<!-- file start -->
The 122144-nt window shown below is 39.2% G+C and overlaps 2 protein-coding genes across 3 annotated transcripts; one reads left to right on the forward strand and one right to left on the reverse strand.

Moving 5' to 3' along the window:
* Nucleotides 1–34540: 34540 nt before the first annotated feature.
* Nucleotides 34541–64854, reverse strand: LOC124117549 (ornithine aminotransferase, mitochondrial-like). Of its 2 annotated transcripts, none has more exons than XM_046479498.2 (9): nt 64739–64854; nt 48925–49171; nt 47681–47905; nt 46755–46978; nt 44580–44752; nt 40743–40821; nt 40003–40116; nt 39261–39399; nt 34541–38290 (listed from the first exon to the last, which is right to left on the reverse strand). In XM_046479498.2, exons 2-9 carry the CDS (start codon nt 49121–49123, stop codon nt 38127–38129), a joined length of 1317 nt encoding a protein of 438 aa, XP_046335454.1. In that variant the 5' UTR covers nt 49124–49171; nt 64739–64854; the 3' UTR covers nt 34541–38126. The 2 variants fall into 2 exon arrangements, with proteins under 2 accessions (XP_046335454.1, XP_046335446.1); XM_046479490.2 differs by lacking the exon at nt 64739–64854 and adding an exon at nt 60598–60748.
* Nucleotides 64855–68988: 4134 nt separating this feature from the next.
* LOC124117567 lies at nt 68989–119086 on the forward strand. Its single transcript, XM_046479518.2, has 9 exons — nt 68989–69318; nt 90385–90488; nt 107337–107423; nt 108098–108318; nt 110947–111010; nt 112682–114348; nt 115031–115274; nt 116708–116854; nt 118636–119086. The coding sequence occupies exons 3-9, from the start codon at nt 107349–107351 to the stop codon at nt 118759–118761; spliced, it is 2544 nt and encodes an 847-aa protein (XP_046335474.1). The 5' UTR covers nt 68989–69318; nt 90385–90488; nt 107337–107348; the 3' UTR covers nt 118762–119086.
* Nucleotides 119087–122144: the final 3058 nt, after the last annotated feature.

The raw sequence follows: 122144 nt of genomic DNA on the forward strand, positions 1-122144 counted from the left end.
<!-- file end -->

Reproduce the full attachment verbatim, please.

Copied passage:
The 122144-nt window shown below is 39.2% G+C and overlaps 2 protein-coding genes across 3 annotated transcripts; one reads left to right on the forward strand and one right to left on the reverse strand.

Moving 5' to 3' along the window:
* Nucleotides 1–34540: 34540 nt before the first annotated feature.
* Nucleotides 34541–64854, reverse strand: LOC124117549 (ornithine aminotransferase, mitochondrial-like). Of its 2 annotated transcripts, none has more exons than XM_046479498.2 (9): nt 64739–64854; nt 48925–49171; nt 47681–47905; nt 46755–46978; nt 44580–44752; nt 40743–40821; nt 40003–40116; nt 39261–39399; nt 34541–38290 (listed from the first exon to the last, which is right to left on the reverse strand). In XM_046479498.2, exons 2-9 carry the CDS (start codon nt 49121–49123, stop codon nt 38127–38129), a joined length of 1317 nt encoding a protein of 438 aa, XP_046335454.1. In that variant the 5' UTR covers nt 49124–49171; nt 64739–64854; the 3' UTR covers nt 34541–38126. The 2 variants fall into 2 exon arrangements, with proteins under 2 accessions (XP_046335454.1, XP_046335446.1); XM_046479490.2 differs by lacking the exon at nt 64739–64854 and adding an exon at nt 60598–60748.
* Nucleotides 64855–68988: 4134 nt separating this feature from the next.
* LOC124117567 lies at nt 68989–119086 on the forward strand. Its single transcript, XM_046479518.2, has 9 exons — nt 68989–69318; nt 90385–90488; nt 107337–107423; nt 108098–108318; nt 110947–111010; nt 112682–114348; nt 115031–115274; nt 116708–116854; nt 118636–119086. The coding sequence occupies exons 3-9, from the start codon at nt 107349–107351 to the stop codon at nt 118759–118761; spliced, it is 2544 nt and encodes an 847-aa protein (XP_046335474.1). The 5' UTR covers nt 68989–69318; nt 90385–90488; nt 107337–107348; the 3' UTR covers nt 118762–119086.
* Nucleotides 119087–122144: the final 3058 nt, after the last annotated feature.

The raw sequence follows: 122144 nt of genomic DNA on the forward strand, positions 1-122144 counted from the left end.